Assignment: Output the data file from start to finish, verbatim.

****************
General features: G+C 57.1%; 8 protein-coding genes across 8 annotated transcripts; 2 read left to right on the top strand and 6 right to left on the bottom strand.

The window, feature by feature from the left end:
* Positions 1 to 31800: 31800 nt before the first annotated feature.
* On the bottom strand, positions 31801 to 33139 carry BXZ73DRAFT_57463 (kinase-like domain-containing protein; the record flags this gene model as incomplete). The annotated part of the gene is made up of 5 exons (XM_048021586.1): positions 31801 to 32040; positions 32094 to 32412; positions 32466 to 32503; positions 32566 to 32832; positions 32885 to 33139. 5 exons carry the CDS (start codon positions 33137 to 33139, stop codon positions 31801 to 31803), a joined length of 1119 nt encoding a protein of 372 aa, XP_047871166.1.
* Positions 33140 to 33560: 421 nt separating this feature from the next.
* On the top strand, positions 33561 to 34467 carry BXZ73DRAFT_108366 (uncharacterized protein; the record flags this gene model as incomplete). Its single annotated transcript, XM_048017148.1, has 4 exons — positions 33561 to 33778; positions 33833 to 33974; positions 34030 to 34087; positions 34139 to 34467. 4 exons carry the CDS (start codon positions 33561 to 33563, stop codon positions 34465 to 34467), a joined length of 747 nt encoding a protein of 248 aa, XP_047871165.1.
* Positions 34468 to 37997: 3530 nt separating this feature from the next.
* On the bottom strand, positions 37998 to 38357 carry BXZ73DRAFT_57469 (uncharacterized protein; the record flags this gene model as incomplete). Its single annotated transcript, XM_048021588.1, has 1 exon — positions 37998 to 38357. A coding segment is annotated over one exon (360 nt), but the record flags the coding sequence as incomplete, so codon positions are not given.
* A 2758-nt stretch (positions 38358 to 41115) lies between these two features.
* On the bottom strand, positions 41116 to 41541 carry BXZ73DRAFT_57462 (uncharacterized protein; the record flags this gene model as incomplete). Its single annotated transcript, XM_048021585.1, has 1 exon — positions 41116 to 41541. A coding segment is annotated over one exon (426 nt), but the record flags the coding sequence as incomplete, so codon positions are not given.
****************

General features: G+C 57.1%; 8 protein-coding genes across 8 annotated transcripts; 2 read left to right on the top strand and 6 right to left on the bottom strand.

The window, feature by feature from the left end:
* Positions 1 to 31800: 31800 nt before the first annotated feature.
* On the bottom strand, positions 31801 to 33139 carry BXZ73DRAFT_57463 (kinase-like domain-containing protein; the record flags this gene model as incomplete). The annotated part of the gene is made up of 5 exons (XM_048021586.1): positions 31801 to 32040; positions 32094 to 32412; positions 32466 to 32503; positions 32566 to 32832; positions 32885 to 33139. 5 exons carry the CDS (start codon positions 33137 to 33139, stop codon positions 31801 to 31803), a joined length of 1119 nt encoding a protein of 372 aa, XP_047871166.1.
* Positions 33140 to 33560: 421 nt separating this feature from the next.
* On the top strand, positions 33561 to 34467 carry BXZ73DRAFT_108366 (uncharacterized protein; the record flags this gene model as incomplete). Its single annotated transcript, XM_048017148.1, has 4 exons — positions 33561 to 33778; positions 33833 to 33974; positions 34030 to 34087; positions 34139 to 34467. 4 exons carry the CDS (start codon positions 33561 to 33563, stop codon positions 34465 to 34467), a joined length of 747 nt encoding a protein of 248 aa, XP_047871165.1.
* Positions 34468 to 37997: 3530 nt separating this feature from the next.
* On the bottom strand, positions 37998 to 38357 carry BXZ73DRAFT_57469 (uncharacterized protein; the record flags this gene model as incomplete). Its single annotated transcript, XM_048021588.1, has 1 exon — positions 37998 to 38357. A coding segment is annotated over one exon (360 nt), but the record flags the coding sequence as incomplete, so codon positions are not given.
* A 2758-nt stretch (positions 38358 to 41115) lies between these two features.
* On the bottom strand, positions 41116 to 41541 carry BXZ73DRAFT_57462 (uncharacterized protein; the record flags this gene model as incomplete). Its single annotated transcript, XM_048021585.1, has 1 exon — positions 41116 to 41541. A coding segment is annotated over one exon (426 nt), but the record flags the coding sequence as incomplete, so codon positions are not given.